Some books just take longer than a week to read. David Ebershoff's The 19th Wife took more than two weeks, partly because it's long, and partly because some of it is a slog. Nevertheless it's an interesting book and worth reading for the 85% non-sloggish bits.
The 19th Wife is another one of those two-in-one tales where the author skips back and forth between a modern story and a fact-based historical one. The historical tale is about Ann Eliza Young, Brigham Young's 19th wife, who divorced him and led a crusade against polygamy all the way to the U.S. Senate. The modern story is about Jordan Scott, whose mother (also a 19th wife) is accused of murdering her husband, the leader of a present-day polygamous sect in Utah. Jordan's quest to clear his mother of these charges leads him back into the sick society from which he was ejected as a teen and forces him to confront the worst of it.
Both stories are compelling. Ebershoff does a virtuoso job of writing in a variety of styles and voices. Jordan is a young gay man, filled with rage at the society in which he was raised, yet convinced that his mother did not kill his father. He's an endearing, sympathetic character, and his chapters made me feel all maternal. In contrast, Ebershoff retells Ann Eliza's story through a fictional version of her memoir, and includes multiple supporting documents to buttress her story.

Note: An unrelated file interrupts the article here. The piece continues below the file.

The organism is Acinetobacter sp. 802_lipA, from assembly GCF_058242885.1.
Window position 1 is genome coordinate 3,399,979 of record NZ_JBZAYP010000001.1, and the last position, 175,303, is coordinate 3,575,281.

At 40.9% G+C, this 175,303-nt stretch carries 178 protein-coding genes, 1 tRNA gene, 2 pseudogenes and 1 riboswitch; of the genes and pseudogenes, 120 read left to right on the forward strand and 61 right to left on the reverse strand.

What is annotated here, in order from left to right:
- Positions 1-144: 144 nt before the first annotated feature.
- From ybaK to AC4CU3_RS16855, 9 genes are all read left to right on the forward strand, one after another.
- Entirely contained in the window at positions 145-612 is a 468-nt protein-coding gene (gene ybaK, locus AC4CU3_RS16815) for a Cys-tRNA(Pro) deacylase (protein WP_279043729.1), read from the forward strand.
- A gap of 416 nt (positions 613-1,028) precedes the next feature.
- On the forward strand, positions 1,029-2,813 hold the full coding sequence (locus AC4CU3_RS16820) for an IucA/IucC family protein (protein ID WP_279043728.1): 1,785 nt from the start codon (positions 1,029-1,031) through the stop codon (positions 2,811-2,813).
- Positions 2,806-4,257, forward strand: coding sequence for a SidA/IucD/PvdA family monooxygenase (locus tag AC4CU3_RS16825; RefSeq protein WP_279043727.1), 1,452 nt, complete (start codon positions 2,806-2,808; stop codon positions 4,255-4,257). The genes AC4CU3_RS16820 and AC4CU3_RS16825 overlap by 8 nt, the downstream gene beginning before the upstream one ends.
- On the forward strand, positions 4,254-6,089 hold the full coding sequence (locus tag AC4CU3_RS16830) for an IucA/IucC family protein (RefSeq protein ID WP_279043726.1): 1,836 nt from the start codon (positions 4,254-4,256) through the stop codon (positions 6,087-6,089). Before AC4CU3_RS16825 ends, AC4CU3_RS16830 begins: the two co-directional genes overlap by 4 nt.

It's these supporting documents that are the slog. Sometimes in the evening I would say to myself, "Well, I could go read excerpts from Brigham Young's prison diaries, or wait! Didn't we get a new issue of Rolling Stone in the mail?" Guess which reading material I chose.
At times I struggled with knowing where fact ended and fiction began in the sections about Ann Eliza. Ebershoff provides a helpful discussion at the end of the book about his sources and methods but of course I didn't find that until I was done. Observant readers of this blog will notice that this is the second book this year I've read about Mormon society (the first was Escape by Carolyn Jessop). Neither book presents the group in a positive light, though neither explicitly deals with life among modern day non-polygamous LDS church members.